Bristol Indymedia gave an open forum to anti-war voices during the recent conflict. Bristol's media outlets; Evening Post, Western Daily Press and Venue are all owned by Northcliffe Newspapers, as in line with the group editorial position, devoted most of its war coverage to International events from the Gulf. Coverage of anti-war voices was marginal at best. Events such as the historic 10,000 people at Fairford or the blockading of Bristol city center on the day war broke out were covered extensively by the people who attended and so the site reflected far more coverage that was allotted in the mainstream media.

Coverage and debate of the drugs/crime issues has been extensive on the site, which again, reflects the reader/writer concern. In the main this coverage has been written by the people who live in the areas affected by the crack epidemic within the city and so the voices have had an immediate authenticity not found elsewhere.

Local media has also come under scrutiny. It is interesting to note that the site is frequently visited by the local mainstream media as well as other institutions such as the police and council; indeed the police have been known to post articles on the site. It is arguably inevitable that local media would come under such scrutiny given its one-way consumption method. As such lively debate frequently explodes on the accuracy, impartiality and quality of the mainstream media. The most notable of these debates was local opposition to HTV's 'Currie Night' TV program, which engendered a lively debate between the site users and the HTV management.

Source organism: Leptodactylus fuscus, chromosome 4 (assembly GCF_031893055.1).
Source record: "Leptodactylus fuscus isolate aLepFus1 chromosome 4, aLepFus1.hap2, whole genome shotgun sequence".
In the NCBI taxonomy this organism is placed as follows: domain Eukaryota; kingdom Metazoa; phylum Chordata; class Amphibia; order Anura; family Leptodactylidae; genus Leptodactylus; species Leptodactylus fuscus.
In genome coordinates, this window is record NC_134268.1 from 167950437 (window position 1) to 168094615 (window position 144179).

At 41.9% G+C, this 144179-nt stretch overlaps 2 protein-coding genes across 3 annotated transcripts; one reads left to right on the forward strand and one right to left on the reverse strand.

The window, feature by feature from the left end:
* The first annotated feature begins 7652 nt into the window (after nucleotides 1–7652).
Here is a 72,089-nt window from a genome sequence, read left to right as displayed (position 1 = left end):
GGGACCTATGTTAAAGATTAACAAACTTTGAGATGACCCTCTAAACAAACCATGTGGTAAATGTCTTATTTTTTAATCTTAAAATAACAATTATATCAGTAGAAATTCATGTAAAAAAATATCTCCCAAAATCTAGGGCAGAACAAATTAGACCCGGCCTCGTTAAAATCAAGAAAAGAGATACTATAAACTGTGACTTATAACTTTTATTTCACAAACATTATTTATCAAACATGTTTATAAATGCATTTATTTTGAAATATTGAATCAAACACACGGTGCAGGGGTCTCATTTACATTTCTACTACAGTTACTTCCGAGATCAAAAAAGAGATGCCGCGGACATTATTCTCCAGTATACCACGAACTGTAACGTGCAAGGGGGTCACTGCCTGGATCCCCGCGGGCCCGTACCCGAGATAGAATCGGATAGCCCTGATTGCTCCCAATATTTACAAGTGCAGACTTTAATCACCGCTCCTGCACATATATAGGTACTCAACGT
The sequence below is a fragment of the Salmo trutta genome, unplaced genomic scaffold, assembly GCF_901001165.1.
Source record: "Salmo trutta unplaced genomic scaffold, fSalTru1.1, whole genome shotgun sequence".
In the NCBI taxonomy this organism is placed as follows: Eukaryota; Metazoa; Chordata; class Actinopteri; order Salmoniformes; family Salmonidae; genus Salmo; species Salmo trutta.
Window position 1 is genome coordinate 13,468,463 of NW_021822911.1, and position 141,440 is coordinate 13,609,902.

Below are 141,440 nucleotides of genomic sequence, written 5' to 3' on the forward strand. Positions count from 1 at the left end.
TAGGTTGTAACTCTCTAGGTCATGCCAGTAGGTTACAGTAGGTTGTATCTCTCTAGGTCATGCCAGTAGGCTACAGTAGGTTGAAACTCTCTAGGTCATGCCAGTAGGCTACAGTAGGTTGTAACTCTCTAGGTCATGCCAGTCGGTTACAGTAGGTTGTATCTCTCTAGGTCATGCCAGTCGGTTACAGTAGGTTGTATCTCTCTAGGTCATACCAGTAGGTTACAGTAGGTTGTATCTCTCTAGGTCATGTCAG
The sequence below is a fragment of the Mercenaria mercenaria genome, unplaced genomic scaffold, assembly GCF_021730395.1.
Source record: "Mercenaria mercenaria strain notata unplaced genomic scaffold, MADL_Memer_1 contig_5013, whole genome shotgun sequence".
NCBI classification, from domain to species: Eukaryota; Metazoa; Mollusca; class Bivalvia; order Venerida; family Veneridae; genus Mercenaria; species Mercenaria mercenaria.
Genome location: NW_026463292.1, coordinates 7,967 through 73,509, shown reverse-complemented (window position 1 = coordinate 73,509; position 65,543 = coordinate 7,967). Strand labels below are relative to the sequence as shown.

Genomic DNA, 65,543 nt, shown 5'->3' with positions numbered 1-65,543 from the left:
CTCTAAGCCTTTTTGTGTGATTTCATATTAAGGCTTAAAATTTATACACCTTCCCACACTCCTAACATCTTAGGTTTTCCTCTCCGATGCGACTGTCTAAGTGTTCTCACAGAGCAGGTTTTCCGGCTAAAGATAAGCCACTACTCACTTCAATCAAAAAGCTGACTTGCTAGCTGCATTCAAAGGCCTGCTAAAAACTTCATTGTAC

Once other important development that must be afforded space is Al-MuaJaaha, the Iraq Witness. Here we see grass roots inter-community organizing at its best. The Indymedia software and tech-know-how, fund-raising, combined with Bristol anti-war activists and Iraqis, living both in the UK and in Iraq, together have created what is arguably Iraq's first ever truly open, free and democratic media outlet. Without a strong community and support base here in Bristol, the project could not have happened. Without the international peace movement and its links and without dedicated Iraqi writers on the ground in Baghdad, the project would never have happened. The project has happened and goes from strength to strength!

Recently the site's volunteers have been pushing further the local nature of the site and to date it seems to be paying off; there has been a marked increase in comments, local groups using the site and exclusive local coverage of events. The future also looks bright as the addition of a calendar system is allowing the site to respond to user requests for a forum for publicizing events. Bristol Indymedia also organized the 'Communtiy Media Day' in June 2003, which was a huge success in bringing together local media outlets such as The Spark, Bristle and plugincinema.com as well as national groups such as Undercurrents and Talkiokie. The event both was platform for debate on independent media as well as a skill sharing opportunity which allowed everyone to pickup some media skills; this being the greatest success of the local and international Indymedia movement - the blurring of the line between consumer and producer. It allows ordinary people the opportunity to cease being a passive participant in the forces that shape their community, and start being an active voice.